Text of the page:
Shakespeare asked in "Romeo and Juliet," "What's in a name?" Do you know what's in your name, where it actually comes from or what significance it has on your family tree? Finding out can be both fun and educational for the whole family.
Explore the meaning of your name
Names often come from other cultures, with Greek, Latin, Gaelic or African origins. Andrew, for example, means "manly" in Greek. Linda means "pretty" in Spanish.
Names like Adam, Sarah, Matthew, Rebecca and Jacob have historical or biblical influences. You can easily find them listed in an encyclopedia or even some dictionaries.
You may be surprised by what your research reveals. Susan, for example, comes from both the Greek "Susanna," meaning "lily," and the Hebrew "Shoshana," meaning "rose."
Take it a step further by seeing what your name would be in other languages. The name "John" is Juan in Spanish, Johann in German, Jean in French and Ivan in Russian.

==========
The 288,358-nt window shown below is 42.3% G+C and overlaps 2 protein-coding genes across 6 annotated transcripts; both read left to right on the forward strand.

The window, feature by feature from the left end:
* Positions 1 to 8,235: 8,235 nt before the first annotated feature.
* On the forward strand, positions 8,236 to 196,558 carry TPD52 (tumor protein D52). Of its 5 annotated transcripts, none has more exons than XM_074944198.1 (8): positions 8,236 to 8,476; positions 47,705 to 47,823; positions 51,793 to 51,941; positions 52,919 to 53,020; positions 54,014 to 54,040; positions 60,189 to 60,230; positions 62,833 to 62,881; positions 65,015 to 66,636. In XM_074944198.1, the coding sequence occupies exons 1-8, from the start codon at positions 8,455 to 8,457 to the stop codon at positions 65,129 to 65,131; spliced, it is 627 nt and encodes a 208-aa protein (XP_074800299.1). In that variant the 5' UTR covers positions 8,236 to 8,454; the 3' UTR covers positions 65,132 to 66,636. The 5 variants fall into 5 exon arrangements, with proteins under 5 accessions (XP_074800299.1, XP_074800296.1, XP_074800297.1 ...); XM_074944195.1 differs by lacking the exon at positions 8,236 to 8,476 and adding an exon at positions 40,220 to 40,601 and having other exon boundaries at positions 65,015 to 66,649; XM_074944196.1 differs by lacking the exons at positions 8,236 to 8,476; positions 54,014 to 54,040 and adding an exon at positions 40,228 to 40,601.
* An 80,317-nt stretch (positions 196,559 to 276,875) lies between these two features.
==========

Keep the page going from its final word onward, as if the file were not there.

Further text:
A personalized poster
Get out your art supplies and make name posters with your children to hang on their bedroom doors. Print each name in bold letters at the top of a large sheet of poster board or paper. Use pictures or drawings to illustrate and explain each name's unique meaning or derivation. If your child became fascinated with any interesting story, particularly if the name is rooted in your own family's history, you might want to add photos of ancestors, flags, etc.
Naming people and things
Share with your children the names you considered before they were born. Kids especially like to hear what their name would be if they had been born the opposite sex. Then have fun talking about the times your children have named something special to them, such as a teddy bear, doll or their pet goldfish or hamster.